Lumber Choices for Fence Posts and Rails

      A discussion comparing various wood species with pressure treated lumber for use in building fences. March 28, 2012

Question
I'm not sure which is best for fence boards (1X6X16). I'd like to use white oak since it would be cheaper for me to cut with my mill. But I do want it to last. I'm in NC and I've heard different stories - good and bad - about using oak. Has anyone got experience with oak fencing in my area? I do have a nail gun. I've heard it's hard to nail. Also when to cut the oak trees down, if it makes any difference?

Forum Responses
(Sawing and Drying Forum)
From Professor Gene Wengert, forum technical advisor:
There is no difference in the time of year a tree is cut. Wet oak is easy to nail with a gun. White oak - heartwood only! - is fairly decay resistant (except for a few species like chestnut white oak). Pressure treated will give you much longer life overall, especially when in contact with the soil. But above ground for a fence board, white oak is suitable.



From the original questioner:
Thanks Gene. I'm planning on using 4X4 cedar for my posts in the ground and white oak or treated pine for my boards.


From contributor W:
I would use the pressure treated in the ground.


From Professor Gene Wengert, forum technical advisor:
Cedar posts, with today's cedar and the large amount of sapwood (white color), would also make me use treated for the posts. In fact, that is what I did already.


From contributor A:
Another way to help the post last longer in the ground is to burn the end. Build a fire till it burns down to a good bed of coals, then lay the end of the post in the coals till the bottom part is blackened. ERC is good so long as you have lots of red in the bottom.


From Professor Gene Wengert, forum technical advisor:
The idea of burning is good indeed. In fact, in the early surveys of the western US, the survey markers were pieces of non-native wood that were burned prior to burying. The survey notes included the species. So, for 100 years or so, when there was a survey question, these pieces of wood were found, identified as to the species, and, if the correct species, used as legal evidence on the location of a survey location.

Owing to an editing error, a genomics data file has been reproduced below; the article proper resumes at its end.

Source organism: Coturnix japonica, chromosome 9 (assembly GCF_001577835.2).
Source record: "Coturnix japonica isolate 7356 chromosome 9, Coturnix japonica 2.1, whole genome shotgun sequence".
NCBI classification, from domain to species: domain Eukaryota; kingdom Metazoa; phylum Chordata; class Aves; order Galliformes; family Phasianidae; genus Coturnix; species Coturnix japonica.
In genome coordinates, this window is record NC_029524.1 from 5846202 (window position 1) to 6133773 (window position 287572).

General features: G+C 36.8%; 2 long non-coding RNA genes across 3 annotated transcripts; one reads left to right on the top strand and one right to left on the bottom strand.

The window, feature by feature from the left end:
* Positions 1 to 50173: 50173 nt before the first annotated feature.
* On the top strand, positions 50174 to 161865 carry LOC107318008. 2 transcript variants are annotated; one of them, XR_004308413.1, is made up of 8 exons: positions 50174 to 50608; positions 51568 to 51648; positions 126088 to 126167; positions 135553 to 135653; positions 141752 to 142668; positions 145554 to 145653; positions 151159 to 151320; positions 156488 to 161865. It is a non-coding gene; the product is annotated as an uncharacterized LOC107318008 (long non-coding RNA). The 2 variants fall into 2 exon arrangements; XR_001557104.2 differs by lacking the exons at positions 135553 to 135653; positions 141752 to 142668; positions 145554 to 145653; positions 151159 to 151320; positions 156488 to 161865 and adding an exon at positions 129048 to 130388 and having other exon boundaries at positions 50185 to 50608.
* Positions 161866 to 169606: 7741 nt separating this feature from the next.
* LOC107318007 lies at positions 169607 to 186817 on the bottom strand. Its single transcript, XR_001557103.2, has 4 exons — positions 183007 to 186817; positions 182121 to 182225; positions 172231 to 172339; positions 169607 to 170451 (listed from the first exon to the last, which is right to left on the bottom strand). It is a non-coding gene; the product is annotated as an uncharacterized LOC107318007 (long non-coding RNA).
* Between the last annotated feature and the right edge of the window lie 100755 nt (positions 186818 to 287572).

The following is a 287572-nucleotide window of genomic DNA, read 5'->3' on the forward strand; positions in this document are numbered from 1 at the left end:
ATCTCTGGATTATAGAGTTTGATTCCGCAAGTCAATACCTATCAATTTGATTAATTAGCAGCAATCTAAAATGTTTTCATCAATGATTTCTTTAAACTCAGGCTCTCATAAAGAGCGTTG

From contributor B:
I know white oak works for outdoor projects… What about hickory, ash or locust?


From contributor A:
Other than tool handles, I would not use hickory or ash. They just do not hold up well. Both honey and black locust do well, with black being one of the best.

One thing you have to remember is in some places like Montana they get by putting pine poles outside where they do not get much rain or have termites. Put a pine pole out in Arkansas and by the end of the year you will have mush laying on the ground.



From Professor Gene Wengert, forum technical advisor:
I agree. Black is really good (heartwood only again). However, it is so hard to work, including nail driving, that it is usually not used.


From contributor S:
Black locust is probably better than pressure treated for posts. There is a lot of old fencing in the area where I live and the black locust posts are about 40 years old. Many of them are still completely solid.


From Professor Gene Wengert, forum technical advisor:
Pressure treated (for ground contact) will last 100 years or more in wet environments, unless it is damaged mechanically. That is why power poles will be pressure treated... The cost to replace a failed pole is enormous.

Pressure treated wood posts and poles are also in various shapes… 3x3, 4x4, 4x6, rounds with a flat spot where the fence boards will attach, or perfectly round of various diameters. Each piece of pressure treated can be identical in shape and size.